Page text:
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Things We Love About Seton Hall

YES, Seton Hall is “a home for the mind, heart and the spirit.” And it remains in the hearts and minds of nearly all alumni — in very specific ways.

To find out what alumni love most, the Office of Alumni Relations sent queries out to graduates via Facebook, LinkedIn, and Twitter, hoping to come up with at least 100 favorite things.

Were we surprised by the result!

At last count, more than 200 members of the University community responded. Submissions included at least 20 favorite professors.

Here we present just a few of the places, people and things that came up repeatedly. The larger list — including those professors — can be found at


“Hazard zet Go Around.” Of course, that’s not what it says on the University seal engraved in granite at the center of the University Green. Yet, “avoiding the seal” while traversing the Green is just a matter of course and a big memory for many alumni.

Alumni recall being told about the custom during their first tour of the campus. The student guide would “casually joke” that those who trespass “will not graduate,” says Patrick McCabe ’11, of Westfield, N.J.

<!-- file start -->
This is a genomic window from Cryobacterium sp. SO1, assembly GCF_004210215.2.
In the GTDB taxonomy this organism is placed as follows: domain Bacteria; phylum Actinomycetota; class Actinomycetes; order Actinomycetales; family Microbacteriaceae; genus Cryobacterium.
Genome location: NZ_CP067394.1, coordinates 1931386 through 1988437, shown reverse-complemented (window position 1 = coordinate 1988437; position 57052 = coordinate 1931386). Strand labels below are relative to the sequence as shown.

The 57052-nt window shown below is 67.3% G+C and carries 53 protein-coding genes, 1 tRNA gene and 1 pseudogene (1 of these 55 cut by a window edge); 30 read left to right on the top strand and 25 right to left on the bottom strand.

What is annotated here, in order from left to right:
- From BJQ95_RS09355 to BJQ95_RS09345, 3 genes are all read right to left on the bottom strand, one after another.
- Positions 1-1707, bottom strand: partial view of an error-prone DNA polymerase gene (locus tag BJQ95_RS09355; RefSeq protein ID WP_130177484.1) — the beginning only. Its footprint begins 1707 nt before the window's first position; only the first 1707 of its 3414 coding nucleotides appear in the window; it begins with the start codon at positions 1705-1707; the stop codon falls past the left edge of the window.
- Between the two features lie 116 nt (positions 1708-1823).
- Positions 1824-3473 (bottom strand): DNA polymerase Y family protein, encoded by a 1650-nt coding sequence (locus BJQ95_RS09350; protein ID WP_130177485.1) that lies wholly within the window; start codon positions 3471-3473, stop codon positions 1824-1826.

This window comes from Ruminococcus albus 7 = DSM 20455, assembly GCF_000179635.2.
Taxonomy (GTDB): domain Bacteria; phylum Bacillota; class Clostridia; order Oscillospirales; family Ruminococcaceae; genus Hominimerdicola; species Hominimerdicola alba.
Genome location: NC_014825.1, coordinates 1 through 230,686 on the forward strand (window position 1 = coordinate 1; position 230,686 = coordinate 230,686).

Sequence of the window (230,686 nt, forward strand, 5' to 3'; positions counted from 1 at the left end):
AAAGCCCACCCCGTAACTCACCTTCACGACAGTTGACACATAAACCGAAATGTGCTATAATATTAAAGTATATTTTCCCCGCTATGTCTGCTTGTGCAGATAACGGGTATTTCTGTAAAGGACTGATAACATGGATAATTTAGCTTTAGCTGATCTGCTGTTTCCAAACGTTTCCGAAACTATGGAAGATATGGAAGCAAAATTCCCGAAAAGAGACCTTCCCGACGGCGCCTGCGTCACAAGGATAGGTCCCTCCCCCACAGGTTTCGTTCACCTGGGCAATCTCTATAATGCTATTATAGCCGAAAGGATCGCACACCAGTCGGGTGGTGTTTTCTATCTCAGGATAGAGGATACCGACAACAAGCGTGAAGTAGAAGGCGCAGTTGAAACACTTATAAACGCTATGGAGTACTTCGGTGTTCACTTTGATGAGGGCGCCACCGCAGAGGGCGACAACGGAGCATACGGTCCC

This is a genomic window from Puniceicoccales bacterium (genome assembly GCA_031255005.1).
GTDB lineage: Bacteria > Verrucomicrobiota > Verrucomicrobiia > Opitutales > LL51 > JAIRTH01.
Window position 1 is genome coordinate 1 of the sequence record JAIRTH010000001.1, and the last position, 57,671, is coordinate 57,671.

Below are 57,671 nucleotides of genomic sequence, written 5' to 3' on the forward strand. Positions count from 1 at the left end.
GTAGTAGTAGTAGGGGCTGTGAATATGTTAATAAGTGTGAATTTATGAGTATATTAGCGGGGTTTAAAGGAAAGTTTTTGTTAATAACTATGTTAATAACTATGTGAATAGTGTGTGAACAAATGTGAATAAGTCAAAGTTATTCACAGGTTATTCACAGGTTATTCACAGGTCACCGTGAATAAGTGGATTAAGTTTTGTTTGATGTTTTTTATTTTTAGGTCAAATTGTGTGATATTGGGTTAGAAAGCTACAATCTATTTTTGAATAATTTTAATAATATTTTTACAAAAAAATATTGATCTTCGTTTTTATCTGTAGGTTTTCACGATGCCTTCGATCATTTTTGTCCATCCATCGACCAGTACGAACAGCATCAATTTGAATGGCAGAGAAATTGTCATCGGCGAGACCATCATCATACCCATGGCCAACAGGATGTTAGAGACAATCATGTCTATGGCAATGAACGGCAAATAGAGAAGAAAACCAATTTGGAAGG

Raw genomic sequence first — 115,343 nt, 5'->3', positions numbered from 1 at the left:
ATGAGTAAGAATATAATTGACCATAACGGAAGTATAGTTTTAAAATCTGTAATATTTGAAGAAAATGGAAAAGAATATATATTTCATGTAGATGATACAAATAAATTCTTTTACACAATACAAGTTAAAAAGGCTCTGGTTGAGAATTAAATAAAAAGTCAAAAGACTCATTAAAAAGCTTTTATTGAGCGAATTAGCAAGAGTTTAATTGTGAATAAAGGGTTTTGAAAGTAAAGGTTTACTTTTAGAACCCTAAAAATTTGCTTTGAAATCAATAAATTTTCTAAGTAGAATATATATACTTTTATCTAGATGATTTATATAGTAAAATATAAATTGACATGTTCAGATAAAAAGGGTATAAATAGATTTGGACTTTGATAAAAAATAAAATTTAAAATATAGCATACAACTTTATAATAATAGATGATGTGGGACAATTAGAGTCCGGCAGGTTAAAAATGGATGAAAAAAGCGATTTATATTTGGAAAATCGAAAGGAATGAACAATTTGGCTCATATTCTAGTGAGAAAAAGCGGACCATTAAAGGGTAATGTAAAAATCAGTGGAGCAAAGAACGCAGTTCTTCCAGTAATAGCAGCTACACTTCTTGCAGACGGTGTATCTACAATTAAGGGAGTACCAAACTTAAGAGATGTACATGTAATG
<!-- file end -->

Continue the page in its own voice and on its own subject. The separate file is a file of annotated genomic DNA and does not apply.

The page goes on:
Planning to study for a master’s degree, “I still don’t walk on it,” says McCabe, now an admissions counselor in Bayley Hall.
The tradition dates to before 1986, when graduations were still held on campus and some were staged on the Green. The seal, in effect, marks the spot.

Not wishing to compromise their chances of seeing that day for themselves, students steer clear.

“I would never, and I die a little inside every time I see someone walk on it,” says Gina Ianniello, a freshman from Staten Island, N.Y.

One prescription for “reversing the curse” for walking on the seal is to touch the foot of the Pirate statue keeping watch outside the Recreation Center.

“You’ve got to run there within 30 seconds,” says Nicole Longobardo, a senior from Upland, Calif. “Trust me, it’s possible.”

Some also rub the Pirate’s foot for luck.

The practice began shortly after the statue — a gift from alumni — was dedicated, recalls Kara Lennon ’98, who was a member of the swim team.

“Typically, before a home meet, a lot of guys would rub the foot after leaving the rec from a practice,” says Lennon, now the assistant swim coach. “All the other athletes did it too.”


At his post outside Duffy Hall, Father John Daniel Dennehy ’79/M.Div. ’84 is the closest thing to a live version of the bronze Pirate. Ordained a priest in the Archdiocese of Newark in 1981, he has been University chaplain since 2003.

“The biggest thing about him is his presence,” says senior John Barron of Harrington Park, N.J. “He’s always there and he is very approachable.”

Hard to ignore, even.

Most class days, he stands along the busy path during class changes at 9:45 and 11:15 a.m. and 12:45 and 2:15 p.m. His sensitive eyes often shielded by his Oakley sunglasses, he tosses “Good mornings” or “Good afternoons” to everyone making the trek and, if someone wants to stop and chat, he makes time then and there.